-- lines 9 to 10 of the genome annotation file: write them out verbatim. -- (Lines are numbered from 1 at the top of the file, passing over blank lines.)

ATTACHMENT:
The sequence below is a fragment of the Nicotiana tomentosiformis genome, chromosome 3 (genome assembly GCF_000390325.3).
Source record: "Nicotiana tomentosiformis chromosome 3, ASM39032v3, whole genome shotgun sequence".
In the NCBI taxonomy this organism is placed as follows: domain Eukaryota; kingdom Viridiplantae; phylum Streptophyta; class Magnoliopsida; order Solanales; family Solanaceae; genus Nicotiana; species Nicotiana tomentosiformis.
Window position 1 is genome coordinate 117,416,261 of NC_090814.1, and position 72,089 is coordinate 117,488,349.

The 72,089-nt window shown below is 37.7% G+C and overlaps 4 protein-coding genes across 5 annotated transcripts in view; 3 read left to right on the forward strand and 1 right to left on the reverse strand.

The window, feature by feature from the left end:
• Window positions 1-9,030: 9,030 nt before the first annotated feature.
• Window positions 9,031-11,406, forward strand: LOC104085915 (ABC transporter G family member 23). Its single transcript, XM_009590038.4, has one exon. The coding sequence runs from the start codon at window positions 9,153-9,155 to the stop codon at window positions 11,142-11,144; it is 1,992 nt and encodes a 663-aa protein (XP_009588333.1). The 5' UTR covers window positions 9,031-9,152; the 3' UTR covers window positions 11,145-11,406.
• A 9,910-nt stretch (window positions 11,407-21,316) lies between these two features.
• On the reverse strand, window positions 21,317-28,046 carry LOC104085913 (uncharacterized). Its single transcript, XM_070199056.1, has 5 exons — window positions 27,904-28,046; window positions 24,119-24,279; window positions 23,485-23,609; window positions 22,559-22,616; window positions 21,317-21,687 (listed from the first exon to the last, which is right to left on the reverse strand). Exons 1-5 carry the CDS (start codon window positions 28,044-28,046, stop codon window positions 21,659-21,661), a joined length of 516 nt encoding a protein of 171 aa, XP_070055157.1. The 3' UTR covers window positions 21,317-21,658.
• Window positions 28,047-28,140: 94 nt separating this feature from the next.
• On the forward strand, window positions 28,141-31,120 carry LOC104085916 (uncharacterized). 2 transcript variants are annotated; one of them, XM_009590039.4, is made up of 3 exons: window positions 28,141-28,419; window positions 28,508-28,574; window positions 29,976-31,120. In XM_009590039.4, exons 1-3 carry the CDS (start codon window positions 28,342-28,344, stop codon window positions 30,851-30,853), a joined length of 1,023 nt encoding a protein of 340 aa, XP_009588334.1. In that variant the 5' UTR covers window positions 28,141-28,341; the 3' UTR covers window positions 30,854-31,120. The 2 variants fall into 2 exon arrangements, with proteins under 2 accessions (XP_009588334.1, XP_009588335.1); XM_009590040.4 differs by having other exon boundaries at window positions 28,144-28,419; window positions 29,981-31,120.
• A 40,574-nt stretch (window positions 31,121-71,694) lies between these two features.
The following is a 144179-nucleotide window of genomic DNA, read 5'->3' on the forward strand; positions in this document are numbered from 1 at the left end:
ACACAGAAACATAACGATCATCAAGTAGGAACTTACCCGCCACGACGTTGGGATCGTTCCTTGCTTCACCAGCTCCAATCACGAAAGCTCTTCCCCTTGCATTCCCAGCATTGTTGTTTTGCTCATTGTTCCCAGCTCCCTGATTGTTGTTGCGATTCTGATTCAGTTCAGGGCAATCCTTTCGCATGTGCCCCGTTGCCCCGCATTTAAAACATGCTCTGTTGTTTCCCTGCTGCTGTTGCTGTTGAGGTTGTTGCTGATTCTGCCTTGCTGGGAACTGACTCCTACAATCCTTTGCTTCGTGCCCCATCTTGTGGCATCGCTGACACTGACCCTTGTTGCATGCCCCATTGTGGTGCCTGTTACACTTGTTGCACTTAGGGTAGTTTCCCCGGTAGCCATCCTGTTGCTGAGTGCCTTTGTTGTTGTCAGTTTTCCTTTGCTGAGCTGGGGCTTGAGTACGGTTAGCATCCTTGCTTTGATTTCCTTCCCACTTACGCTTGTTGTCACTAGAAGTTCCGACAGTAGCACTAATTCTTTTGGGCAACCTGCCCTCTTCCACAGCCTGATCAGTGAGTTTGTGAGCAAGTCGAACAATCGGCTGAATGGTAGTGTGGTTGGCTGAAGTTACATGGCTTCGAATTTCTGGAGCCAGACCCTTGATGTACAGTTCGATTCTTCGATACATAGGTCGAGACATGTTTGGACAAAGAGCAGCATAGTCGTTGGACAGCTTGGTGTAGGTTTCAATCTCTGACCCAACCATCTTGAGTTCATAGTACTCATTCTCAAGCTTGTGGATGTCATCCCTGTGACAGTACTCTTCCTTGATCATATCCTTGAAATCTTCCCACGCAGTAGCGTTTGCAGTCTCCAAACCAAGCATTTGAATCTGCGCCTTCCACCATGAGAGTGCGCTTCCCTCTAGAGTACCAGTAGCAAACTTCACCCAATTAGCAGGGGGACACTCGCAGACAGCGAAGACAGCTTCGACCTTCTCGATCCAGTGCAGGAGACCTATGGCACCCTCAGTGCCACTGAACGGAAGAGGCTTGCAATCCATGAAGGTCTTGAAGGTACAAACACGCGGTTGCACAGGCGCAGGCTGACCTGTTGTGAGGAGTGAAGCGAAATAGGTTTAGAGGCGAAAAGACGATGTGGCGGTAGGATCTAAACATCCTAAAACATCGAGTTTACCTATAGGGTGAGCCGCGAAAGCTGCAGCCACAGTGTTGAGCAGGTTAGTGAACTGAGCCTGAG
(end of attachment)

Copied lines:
• A 9,910-nt stretch (window positions 11,407-21,316) lies between these two features.
• On the reverse strand, window positions 21,317-28,046 carry LOC104085913 (uncharacterized). Its single transcript, XM_070199056.1, has 5 exons — window positions 27,904-28,046; window positions 24,119-24,279; window positions 23,485-23,609; window positions 22,559-22,616; window positions 21,317-21,687 (listed from the first exon to the last, which is right to left on the reverse strand). Exons 1-5 carry the CDS (start codon window positions 28,044-28,046, stop codon window positions 21,659-21,661), a joined length of 516 nt encoding a protein of 171 aa, XP_070055157.1. The 3' UTR covers window positions 21,317-21,658.